Pushing the apartheid analogy

The Z Word website has an excellent piece by former anti-apartheid activist Rhoda Kadalie and her daughter Julia Bertelsmann tackling the question of why some leading South Africans are so eager to apply the apartheid label to Israel– despite a lack of hostility to the Jewish state among the general public.

Proponents of the analogy used it to appeal to black South Africans, drawing links between Palestinian suffering and their own. But most black South Africans dismiss the analogy. Outside the small Muslim community (1.5 percent of the population), anti-Israel sentiment is largely an elite phenomenon. However potent the Israel-apartheid analogy, few of those who suffered from apartheid directly have bought into it.
Even so, Israel must bear some of the blame for the apartheid analogy. Its not-so-secret military alliance with South Africa from 1973 to 1987 cemented the two countries together in the minds of a generation of anti-apartheid activists. But the relationship is often blown out of proportion and considered in isolation; Arab states carried out billions of dollars in sanctions-busting trade with the apartheid regime during the same time, as did several European countries. Furthermore, Israel never endorsed South Africa’s apartheid policies and frequently criticized them at the United Nations, even if it belatedly joined sanctions only in 1987.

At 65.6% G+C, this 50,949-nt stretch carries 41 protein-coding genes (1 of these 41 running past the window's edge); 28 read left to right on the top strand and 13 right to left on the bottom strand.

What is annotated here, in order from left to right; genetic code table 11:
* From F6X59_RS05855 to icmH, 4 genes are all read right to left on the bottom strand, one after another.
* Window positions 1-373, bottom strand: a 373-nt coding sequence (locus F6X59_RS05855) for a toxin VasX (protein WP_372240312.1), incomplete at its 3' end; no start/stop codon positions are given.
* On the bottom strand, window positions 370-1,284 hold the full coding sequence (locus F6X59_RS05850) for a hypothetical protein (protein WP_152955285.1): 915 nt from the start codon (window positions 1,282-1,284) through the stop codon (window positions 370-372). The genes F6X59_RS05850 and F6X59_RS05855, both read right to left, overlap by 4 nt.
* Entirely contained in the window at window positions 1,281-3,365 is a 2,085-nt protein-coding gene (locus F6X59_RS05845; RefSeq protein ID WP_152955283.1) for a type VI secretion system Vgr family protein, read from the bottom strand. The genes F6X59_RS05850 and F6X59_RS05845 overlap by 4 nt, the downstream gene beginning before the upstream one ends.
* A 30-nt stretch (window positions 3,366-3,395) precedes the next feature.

Islamist radicalism is also a rallying cry for leftists and populists in the ANC. One faction of the ANC in the North-West province which supports Jacob Zuma, the current ANC President, calls itself the Taliban to present a more radical image. On several occasions, COSATU has marched against privatization and other ANC policies carrying “Viva Arafat” placards. Elements of the ANC have therefore been able to incorporate anti-Israel motifs into the context of domestic opposition towards, and protests against, government policies and its poor service delivery record.
The ANC devotes more attention to Israel than to many domestic issues and conflicts closer to home. It denies that anti-Israel protest is often antisemitic, but on no other issue has the party been more willing to abandon its supposedly non-racial ideals. Party leaders have addressed openly antisemitic rallies; radical sectors of the party have made blatantly antisemitic statements; and ANC election posters have featured blood-drenched Israeli flags.

It’s long, but worth reading in full.